The euro’s founding fathers foresaw this problem, but they believed that the necessity for political cooperation generated by the euro would be used by member states to move gradually towards political union. This was Helmut Kohl’s dream. Instead, these pressures were ignored by nations clinging to illusions of sovereignty until they broke free in the euro crisis, unleashing their full destructive potential.

Der Spiegel laments that Angela Merkel has no vision for the European Union beyond economic goals. All we ever hear from her is that Europe needs to become more competitive. She is right, of course, and a great deal of progress has been made in that direction. But now, Merkel needs to realize that even high levels of competitiveness cannot reign in the centralizing forces set in motion by deep economic integration. Political union is necessary. This is not a lofty vision dismissible as the preoccupation of dreamers; it is a question of practical survival for the EU at this very moment.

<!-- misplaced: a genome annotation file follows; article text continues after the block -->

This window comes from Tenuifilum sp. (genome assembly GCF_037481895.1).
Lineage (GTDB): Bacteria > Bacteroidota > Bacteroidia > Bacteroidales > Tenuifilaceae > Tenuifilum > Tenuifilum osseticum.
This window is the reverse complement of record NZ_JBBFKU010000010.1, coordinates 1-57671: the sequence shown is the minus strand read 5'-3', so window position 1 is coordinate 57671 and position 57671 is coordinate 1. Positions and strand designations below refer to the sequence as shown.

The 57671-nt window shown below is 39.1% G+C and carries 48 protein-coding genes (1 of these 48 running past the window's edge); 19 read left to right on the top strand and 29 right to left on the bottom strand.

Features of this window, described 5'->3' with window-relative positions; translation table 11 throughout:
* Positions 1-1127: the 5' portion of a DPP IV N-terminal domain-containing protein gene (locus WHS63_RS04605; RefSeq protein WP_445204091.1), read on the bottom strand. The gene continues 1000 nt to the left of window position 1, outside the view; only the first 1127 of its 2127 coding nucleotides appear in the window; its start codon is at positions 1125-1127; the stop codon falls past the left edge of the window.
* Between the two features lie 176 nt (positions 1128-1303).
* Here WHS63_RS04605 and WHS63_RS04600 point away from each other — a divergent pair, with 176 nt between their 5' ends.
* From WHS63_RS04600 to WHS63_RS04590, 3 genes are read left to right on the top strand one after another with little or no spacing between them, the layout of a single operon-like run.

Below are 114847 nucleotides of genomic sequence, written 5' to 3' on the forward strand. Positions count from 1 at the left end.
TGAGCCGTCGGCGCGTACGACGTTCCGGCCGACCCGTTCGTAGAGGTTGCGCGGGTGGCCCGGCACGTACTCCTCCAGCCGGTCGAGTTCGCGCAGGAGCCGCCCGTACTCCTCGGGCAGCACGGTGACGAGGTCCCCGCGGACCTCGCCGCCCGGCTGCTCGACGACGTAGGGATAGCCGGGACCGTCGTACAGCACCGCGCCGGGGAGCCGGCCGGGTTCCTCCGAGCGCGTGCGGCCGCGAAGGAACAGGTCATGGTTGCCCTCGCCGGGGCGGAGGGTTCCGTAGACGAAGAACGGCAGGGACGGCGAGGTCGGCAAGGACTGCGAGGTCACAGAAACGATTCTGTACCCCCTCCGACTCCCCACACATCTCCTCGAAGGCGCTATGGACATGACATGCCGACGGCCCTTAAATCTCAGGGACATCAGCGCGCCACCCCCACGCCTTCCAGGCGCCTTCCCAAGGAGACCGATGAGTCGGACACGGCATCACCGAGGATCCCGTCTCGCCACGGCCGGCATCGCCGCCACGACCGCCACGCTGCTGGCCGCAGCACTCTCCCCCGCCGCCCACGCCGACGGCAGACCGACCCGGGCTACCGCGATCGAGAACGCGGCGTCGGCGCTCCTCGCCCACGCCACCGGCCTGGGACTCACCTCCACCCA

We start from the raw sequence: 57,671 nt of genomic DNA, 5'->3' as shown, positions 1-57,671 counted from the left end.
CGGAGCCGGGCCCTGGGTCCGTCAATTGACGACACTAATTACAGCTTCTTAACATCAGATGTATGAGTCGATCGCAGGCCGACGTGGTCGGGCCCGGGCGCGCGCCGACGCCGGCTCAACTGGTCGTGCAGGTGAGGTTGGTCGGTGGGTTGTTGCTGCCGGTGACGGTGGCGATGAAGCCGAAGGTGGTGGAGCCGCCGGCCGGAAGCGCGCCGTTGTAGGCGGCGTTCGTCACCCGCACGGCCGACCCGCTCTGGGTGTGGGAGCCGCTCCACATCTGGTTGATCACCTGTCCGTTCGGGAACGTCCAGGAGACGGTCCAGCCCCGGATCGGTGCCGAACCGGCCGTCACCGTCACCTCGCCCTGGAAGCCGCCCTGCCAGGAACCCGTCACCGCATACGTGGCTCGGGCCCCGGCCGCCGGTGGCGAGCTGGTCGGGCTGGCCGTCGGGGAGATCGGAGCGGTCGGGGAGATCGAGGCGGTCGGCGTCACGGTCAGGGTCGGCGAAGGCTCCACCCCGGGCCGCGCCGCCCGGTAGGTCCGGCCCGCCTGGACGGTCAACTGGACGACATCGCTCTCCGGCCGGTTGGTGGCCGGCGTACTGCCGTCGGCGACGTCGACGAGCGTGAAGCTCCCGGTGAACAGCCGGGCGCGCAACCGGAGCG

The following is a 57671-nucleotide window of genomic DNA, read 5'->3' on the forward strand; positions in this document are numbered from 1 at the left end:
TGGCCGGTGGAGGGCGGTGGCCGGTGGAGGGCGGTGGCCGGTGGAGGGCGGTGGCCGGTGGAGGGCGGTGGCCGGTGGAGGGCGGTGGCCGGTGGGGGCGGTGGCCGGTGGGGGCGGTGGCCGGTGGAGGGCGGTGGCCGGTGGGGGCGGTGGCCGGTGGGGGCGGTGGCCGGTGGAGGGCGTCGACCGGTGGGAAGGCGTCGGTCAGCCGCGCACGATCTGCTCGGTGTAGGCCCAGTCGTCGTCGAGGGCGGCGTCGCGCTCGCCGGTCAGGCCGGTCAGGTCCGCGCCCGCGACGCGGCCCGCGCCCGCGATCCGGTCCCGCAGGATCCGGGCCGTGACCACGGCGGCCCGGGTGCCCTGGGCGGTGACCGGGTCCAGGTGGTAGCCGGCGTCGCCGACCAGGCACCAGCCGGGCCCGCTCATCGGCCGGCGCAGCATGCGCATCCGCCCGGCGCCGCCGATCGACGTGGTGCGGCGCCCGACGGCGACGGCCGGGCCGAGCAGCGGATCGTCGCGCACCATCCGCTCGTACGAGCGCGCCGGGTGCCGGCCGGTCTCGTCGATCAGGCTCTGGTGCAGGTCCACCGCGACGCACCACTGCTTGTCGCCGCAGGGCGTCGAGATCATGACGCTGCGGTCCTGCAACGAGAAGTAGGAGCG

If we want to retain the deeply integrated common market we have created and the benefits it brings on a daily basis, a plan for political union must be devised now. Its outlines are clear: It will center on the euro group, it will mean unprecedented levels of supranational cooperation between those countries, and it must include early forms of pan-European democracy, perhaps something along the lines of what Wolfgang Schäuble has been talking about for some time.1 Many will hate it. If explained poorly, it will be hugely unpopular. Some countries will fall by the wayside. But if it is not done, what Europe has now cannot survive.

The burden is once more on Angela Merkel. She is the not-so informal leader of Europe, and her word counts. She needs to depart from the illusion that a weird mix of status quo and status quo ante can somehow be reached. If we want to preserve what we have, everything must change.

1 Karl Lamers/Wolfgang Schäuble, “More integration is still the right goal for Europe,” Financial Times, August 31, 2014.

 

This article was originally published by the Berlin Policy Journal.